Coincidentally, that particular record would be broken four years later by Fox's 27-year-old Joe Buck, the son of the man McDonough replaced on CBS, Jack Buck.

Mary Institute and St. Louis Country Day School

St. Louis Country Day SchoolMary InstituteSmith Academy
Buck was born in St. Petersburg, Florida (where the St. Louis Cardinals, for whom his father broadcast, then conducted their spring training) and raised in the St. Louis area, where he attended St. Louis Country Day School.

St. Louis Cardinals

St. Louis BrownsCardinalsSt. Louis
Buck was born in St. Petersburg, Florida (where the St. Louis Cardinals, for whom his father broadcast, then conducted their spring training) and raised in the St. Louis area, where he attended St. Louis Country Day School.
Joe Buck, the son of Jack Buck, was an official member of the Cardinals' broadcast team from 1991 until 2007.

Fox Sports (United States)

Fox SportsFoxsports
He has won numerous Sports Emmy Awards for his work with Fox Sports, including his roles as lead play-by-play announcer for the network's National Football League and Major League Baseball coverage, and is a three-time recipient of the National Sportscaster of the Year award.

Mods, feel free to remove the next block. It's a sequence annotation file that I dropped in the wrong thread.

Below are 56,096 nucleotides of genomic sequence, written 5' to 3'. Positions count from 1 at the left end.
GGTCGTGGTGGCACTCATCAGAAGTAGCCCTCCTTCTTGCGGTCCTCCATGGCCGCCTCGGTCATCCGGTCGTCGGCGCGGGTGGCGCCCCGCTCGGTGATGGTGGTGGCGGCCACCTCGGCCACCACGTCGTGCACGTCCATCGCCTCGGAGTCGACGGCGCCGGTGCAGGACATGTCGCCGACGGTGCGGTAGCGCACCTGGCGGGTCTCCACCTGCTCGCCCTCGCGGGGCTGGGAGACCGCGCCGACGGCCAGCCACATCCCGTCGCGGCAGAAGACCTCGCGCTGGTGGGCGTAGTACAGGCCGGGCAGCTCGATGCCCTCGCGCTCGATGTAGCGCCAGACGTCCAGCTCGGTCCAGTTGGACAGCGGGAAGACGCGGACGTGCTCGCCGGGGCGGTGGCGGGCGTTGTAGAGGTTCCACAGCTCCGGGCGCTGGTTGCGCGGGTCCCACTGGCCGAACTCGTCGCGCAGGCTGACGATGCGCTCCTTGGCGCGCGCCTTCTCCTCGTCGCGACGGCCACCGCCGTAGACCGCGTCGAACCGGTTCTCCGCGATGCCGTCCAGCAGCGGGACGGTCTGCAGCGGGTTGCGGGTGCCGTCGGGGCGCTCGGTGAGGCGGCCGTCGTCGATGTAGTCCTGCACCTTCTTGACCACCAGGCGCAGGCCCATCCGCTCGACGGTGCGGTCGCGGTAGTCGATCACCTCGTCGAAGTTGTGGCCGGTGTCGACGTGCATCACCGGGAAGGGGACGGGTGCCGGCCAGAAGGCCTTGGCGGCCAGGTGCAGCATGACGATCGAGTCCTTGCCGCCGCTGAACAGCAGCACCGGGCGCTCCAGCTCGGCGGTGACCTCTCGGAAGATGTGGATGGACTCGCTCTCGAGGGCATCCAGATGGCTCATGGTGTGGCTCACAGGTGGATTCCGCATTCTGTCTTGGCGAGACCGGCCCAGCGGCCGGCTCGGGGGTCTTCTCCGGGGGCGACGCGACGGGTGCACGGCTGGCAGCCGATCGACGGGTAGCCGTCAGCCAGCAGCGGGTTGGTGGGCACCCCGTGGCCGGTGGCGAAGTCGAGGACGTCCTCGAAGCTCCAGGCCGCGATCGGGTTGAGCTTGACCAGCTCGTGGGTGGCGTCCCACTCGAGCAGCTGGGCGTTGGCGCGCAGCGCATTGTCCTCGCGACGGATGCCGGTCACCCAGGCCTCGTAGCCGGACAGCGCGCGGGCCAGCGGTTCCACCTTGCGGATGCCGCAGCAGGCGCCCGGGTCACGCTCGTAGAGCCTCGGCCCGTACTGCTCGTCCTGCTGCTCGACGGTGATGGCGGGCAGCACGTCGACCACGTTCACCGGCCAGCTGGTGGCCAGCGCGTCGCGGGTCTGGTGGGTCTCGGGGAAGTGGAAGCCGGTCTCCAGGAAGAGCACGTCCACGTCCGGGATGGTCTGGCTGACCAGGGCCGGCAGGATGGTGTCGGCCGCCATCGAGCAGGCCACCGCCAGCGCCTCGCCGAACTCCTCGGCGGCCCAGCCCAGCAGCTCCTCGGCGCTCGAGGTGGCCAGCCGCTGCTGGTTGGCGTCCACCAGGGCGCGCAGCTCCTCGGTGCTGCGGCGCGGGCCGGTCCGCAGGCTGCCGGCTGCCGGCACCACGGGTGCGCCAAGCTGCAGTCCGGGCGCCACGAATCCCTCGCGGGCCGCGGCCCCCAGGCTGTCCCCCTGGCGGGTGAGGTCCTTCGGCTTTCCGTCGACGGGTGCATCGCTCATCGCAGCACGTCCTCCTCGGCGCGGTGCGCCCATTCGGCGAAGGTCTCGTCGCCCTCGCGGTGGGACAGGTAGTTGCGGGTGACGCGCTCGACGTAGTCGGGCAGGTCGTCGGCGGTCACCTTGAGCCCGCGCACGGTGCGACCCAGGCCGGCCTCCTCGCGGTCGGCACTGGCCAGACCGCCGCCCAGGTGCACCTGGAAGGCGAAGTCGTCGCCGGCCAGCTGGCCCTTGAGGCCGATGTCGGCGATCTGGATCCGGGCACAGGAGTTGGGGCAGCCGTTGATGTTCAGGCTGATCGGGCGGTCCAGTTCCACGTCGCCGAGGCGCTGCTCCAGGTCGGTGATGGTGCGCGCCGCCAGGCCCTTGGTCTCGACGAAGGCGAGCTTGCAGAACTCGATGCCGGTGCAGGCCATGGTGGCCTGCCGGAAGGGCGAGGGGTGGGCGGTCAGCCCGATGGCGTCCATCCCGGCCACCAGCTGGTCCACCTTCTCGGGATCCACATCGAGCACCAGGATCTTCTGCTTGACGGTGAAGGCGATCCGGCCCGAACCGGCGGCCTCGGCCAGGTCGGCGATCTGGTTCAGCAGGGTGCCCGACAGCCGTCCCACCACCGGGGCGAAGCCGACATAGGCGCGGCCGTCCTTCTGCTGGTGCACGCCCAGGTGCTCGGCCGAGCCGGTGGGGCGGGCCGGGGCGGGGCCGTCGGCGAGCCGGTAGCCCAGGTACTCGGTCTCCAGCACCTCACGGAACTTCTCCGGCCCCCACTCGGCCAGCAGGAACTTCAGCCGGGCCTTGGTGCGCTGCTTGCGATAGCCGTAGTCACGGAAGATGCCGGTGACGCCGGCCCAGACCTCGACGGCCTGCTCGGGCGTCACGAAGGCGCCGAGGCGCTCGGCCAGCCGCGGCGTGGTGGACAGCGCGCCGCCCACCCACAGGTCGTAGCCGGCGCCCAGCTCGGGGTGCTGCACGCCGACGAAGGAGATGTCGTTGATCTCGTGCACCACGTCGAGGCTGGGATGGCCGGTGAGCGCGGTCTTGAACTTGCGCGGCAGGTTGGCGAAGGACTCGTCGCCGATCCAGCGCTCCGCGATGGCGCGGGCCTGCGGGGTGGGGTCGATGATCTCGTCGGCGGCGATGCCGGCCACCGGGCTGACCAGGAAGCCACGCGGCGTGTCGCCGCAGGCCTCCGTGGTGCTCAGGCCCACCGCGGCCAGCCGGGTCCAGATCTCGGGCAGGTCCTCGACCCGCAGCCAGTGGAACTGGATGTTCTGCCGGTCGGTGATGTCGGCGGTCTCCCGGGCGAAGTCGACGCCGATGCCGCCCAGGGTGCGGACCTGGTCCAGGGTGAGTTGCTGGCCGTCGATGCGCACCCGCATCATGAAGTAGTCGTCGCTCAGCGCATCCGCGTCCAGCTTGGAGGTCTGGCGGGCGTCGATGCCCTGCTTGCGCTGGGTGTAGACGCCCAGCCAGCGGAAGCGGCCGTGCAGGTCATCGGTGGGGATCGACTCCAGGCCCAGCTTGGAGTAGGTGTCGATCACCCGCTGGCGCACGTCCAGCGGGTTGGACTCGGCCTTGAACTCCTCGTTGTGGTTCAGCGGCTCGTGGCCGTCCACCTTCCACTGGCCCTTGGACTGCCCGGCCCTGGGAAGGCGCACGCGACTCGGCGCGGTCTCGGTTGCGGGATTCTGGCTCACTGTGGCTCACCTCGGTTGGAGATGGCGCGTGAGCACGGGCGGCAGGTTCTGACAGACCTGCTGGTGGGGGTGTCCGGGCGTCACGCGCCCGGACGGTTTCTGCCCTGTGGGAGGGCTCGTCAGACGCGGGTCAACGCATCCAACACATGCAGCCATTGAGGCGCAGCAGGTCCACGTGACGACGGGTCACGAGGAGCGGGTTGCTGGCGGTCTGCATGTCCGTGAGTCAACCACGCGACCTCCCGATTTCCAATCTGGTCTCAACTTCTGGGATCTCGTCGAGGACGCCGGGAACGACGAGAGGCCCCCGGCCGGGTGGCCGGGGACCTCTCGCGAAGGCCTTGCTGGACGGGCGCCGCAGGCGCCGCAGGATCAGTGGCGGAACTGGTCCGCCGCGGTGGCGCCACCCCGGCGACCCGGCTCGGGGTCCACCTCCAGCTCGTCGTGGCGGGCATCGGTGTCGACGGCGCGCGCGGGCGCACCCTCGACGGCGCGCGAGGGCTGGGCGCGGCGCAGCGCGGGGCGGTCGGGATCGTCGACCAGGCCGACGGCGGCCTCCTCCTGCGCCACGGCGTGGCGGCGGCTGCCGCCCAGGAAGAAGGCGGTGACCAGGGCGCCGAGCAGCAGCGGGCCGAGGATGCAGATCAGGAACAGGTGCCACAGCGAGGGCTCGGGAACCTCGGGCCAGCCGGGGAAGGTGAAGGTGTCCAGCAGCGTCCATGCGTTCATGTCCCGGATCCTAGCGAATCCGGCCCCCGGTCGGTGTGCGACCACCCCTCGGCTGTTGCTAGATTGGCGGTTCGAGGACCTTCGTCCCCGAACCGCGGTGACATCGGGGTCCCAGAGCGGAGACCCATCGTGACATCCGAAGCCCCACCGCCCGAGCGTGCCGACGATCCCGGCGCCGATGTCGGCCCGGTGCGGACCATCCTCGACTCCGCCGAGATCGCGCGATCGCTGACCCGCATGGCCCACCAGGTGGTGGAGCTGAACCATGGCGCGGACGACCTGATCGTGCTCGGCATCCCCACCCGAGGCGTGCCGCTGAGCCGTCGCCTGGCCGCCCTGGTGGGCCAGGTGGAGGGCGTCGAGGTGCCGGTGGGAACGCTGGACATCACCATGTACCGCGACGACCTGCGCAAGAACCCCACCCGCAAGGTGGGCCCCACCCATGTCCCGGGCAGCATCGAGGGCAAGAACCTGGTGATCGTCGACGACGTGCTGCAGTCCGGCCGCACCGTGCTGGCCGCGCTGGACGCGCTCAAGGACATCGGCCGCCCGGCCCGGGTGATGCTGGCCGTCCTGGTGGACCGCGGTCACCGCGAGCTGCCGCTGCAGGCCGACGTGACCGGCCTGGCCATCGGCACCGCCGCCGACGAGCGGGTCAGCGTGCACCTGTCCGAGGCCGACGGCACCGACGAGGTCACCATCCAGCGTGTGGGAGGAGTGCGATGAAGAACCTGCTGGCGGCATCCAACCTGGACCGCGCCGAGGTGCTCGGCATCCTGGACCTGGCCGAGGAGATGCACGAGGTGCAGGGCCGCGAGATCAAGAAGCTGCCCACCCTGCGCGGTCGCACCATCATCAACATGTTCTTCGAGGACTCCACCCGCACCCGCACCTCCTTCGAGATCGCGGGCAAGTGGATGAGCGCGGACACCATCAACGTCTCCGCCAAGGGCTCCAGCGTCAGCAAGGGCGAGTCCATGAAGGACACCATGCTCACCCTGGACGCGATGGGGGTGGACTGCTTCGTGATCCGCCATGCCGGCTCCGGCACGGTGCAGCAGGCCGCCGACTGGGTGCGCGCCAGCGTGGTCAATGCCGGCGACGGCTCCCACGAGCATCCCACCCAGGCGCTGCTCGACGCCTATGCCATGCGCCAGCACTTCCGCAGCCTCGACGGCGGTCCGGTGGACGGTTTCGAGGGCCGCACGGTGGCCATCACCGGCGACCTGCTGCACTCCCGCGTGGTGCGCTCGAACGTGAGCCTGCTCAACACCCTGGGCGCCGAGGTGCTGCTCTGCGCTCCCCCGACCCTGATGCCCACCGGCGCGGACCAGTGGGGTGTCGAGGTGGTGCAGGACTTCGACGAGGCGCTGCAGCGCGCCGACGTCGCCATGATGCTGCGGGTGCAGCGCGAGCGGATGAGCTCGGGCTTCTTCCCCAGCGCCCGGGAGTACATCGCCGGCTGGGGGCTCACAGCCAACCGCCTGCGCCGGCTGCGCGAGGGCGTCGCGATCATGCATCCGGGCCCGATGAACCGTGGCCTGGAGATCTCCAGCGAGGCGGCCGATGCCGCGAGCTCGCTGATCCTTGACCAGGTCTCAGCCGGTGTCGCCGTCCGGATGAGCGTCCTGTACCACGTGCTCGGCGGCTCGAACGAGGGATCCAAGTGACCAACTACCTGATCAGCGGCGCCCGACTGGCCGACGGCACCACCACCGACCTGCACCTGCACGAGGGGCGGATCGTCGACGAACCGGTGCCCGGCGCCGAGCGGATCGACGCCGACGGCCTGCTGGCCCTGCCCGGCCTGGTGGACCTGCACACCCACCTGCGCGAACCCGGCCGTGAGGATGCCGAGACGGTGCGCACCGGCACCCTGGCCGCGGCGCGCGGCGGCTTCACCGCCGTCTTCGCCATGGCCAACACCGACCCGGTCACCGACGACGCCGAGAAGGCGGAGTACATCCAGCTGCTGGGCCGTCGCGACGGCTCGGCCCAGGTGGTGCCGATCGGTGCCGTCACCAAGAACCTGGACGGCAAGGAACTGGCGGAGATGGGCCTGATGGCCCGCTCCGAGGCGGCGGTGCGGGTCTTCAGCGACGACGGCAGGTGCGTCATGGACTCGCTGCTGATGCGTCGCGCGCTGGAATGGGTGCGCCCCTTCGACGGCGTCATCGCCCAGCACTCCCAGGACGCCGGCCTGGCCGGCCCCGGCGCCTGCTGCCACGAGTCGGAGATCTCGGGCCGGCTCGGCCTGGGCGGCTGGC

Tim McCarver

In 1996, he was named Fox's lead play-by-play voice for Major League Baseball, teaming with Tim McCarver, who had previously worked with his father on CBS. Besides working with Tim McCarver for 18 seasons (1996–2013), Buck also worked with former MLB player and current MLB Network/Fox Sports analyst Harold Reynolds and baseball writer/insider Tom Verducci for 2 seasons (2014–2015).
McCarver was paired with Joe Buck on the Fox network's MLB telecasts, a role he held from 1996 to 2013.

Major League Baseball on CBS

CBSMajor League BaseballCBS Sports
That year, he became the youngest man to do a national broadcast (for all nine innings and games, as a network employee as opposed to simply being a representative of one of the participating teams) for a World Series, surpassing Sean McDonough, who called the 1992 World Series for CBS at the age of 30. Also, in 1991 Buck began broadcasting for the Cardinals on local television and KMOX Radio, filling in while his father was working on CBS telecasts.